Objective: Recent years have seen a revolution in views regarding cerebellar function. New findings suggest that the cerebellum plays a role in multiple functional domains: cognitive, affective, and sensory as well as motor. These findings imply that developmental cerebellar pathology could play a role in certain nonmotor functional deficits, thereby calling for a broader investigation of the functional consequences of cerebellar pathology. Autism provides a useful model, since over 90% of autistic cerebella examined at autopsy have shown well-defined cerebellar anatomic abnormalities. The aim of the present study was to examine how such pathology ultimately impacts cognitive and motor function within the cerebellum.
Method: Patterns of functional magnetic resonance imaging (fMRI) activation within anatomically defined cerebellar regions of interest were examined in eight autistic patients (ages 14-38 years) and eight matched healthy comparison subjects performing motor and attention tasks. For the motor task, subjects pressed a button at a comfortable pace, and activation was compared with a rest condition. For the attention task, visual stimuli were presented one at a time at fixation, and subjects pressed a button to every target. Activation was compared with passive visual stimulation.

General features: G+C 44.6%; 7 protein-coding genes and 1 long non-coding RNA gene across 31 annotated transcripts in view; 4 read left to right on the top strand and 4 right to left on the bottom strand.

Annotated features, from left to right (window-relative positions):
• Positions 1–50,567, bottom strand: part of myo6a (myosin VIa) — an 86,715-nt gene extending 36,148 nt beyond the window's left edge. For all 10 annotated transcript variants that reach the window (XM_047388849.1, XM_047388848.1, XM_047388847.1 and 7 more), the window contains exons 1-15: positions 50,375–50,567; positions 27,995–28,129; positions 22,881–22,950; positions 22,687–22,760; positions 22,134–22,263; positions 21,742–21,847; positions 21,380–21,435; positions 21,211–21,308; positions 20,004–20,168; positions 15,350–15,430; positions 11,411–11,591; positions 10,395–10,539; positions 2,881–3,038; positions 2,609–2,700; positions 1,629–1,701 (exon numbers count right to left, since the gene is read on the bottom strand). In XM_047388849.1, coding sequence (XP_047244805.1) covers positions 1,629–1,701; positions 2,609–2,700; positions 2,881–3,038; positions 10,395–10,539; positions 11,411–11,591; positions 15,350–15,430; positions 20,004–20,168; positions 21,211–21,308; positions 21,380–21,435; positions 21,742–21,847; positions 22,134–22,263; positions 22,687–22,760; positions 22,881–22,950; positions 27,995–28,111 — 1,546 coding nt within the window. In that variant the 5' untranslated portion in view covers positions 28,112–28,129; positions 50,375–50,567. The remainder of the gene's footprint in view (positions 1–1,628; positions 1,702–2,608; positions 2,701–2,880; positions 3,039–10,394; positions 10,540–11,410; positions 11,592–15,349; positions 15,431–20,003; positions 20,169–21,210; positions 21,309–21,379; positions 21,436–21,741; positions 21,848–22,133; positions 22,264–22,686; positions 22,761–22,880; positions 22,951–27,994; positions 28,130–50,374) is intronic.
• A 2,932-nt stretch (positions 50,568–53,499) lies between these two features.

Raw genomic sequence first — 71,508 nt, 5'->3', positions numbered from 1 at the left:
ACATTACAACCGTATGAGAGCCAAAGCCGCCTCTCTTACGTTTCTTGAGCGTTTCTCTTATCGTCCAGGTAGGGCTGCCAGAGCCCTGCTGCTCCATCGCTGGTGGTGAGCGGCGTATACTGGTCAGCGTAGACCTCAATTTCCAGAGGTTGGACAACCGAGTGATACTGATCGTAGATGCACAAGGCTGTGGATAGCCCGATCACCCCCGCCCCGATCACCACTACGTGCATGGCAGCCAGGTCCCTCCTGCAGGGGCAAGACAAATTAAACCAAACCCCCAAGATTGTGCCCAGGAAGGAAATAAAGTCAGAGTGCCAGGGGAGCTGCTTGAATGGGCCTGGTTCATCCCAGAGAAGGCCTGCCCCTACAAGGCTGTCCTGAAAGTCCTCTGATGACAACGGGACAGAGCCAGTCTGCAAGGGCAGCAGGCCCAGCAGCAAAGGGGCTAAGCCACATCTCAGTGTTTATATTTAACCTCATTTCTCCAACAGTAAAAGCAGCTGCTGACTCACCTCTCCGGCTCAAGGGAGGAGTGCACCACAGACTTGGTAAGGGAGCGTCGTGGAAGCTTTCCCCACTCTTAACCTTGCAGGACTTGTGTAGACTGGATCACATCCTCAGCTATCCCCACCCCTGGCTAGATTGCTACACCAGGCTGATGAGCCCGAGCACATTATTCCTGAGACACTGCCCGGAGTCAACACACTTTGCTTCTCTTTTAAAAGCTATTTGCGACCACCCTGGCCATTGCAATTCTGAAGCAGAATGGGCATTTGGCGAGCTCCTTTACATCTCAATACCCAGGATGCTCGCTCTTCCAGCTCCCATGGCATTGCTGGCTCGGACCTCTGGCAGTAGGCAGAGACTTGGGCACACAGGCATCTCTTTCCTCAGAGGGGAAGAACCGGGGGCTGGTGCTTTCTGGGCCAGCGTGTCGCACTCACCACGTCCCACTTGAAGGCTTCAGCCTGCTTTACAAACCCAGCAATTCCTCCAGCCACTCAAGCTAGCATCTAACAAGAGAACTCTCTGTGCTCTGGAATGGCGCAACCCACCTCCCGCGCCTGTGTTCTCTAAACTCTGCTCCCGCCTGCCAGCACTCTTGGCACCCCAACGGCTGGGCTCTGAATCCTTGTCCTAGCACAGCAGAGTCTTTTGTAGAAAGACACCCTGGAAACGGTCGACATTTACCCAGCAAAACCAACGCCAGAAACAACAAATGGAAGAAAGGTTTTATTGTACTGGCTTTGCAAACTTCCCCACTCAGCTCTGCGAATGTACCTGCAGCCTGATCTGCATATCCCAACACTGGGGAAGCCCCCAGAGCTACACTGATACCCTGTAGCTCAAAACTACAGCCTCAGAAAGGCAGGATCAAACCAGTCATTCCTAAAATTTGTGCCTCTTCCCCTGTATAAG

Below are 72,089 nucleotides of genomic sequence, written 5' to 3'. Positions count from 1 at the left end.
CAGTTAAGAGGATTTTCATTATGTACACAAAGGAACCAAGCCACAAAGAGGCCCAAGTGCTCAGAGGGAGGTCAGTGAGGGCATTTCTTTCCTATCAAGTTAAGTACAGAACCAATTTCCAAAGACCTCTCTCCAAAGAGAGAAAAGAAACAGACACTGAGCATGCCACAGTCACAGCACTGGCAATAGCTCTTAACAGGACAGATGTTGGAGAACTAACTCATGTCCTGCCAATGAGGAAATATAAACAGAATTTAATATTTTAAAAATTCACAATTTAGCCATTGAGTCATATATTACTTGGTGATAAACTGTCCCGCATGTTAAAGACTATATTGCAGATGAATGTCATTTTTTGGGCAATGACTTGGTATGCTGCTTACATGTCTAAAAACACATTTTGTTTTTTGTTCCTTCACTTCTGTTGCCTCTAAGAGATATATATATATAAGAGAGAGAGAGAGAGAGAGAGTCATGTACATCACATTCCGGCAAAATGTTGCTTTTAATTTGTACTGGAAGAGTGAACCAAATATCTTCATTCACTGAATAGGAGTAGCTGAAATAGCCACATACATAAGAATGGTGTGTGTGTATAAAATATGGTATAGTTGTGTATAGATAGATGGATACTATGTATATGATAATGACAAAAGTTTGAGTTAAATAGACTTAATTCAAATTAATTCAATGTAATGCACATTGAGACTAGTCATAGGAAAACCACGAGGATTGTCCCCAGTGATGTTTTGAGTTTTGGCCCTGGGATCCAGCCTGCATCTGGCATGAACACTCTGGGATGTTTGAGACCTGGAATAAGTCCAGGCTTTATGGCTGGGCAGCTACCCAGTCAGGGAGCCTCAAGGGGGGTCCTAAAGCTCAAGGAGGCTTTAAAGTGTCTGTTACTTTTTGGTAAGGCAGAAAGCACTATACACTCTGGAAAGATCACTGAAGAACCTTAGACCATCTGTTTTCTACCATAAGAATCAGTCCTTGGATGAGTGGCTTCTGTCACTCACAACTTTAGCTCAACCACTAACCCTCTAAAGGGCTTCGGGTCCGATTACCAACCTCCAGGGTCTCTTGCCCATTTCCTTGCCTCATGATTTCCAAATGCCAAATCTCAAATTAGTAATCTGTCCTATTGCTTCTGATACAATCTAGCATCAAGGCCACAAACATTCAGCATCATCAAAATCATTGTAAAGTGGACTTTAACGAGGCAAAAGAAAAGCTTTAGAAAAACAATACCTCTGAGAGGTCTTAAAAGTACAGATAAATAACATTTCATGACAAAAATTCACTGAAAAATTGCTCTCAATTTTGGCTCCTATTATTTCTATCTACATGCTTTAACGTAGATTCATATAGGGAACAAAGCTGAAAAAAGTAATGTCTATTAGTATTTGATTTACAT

Results: While performing these tasks, autistic individuals showed significantly greater cerebellar motor activation and significantly less cerebellar attention activation.
Conclusions: These findings shed new light on the cerebellar role in attention deficits in autism and suggest that developmental cerebellar abnormality has differential functional implications for cognitive and motor systems.